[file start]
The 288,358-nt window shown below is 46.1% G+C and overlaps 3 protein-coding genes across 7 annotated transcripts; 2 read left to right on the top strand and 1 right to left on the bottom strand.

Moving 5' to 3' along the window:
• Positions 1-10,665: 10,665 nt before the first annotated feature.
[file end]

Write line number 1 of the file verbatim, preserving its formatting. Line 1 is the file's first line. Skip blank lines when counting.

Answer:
The 288,358-nt window shown below is 46.1% G+C and overlaps 3 protein-coding genes across 7 annotated transcripts; 2 read left to right on the top strand and 1 right to left on the bottom strand.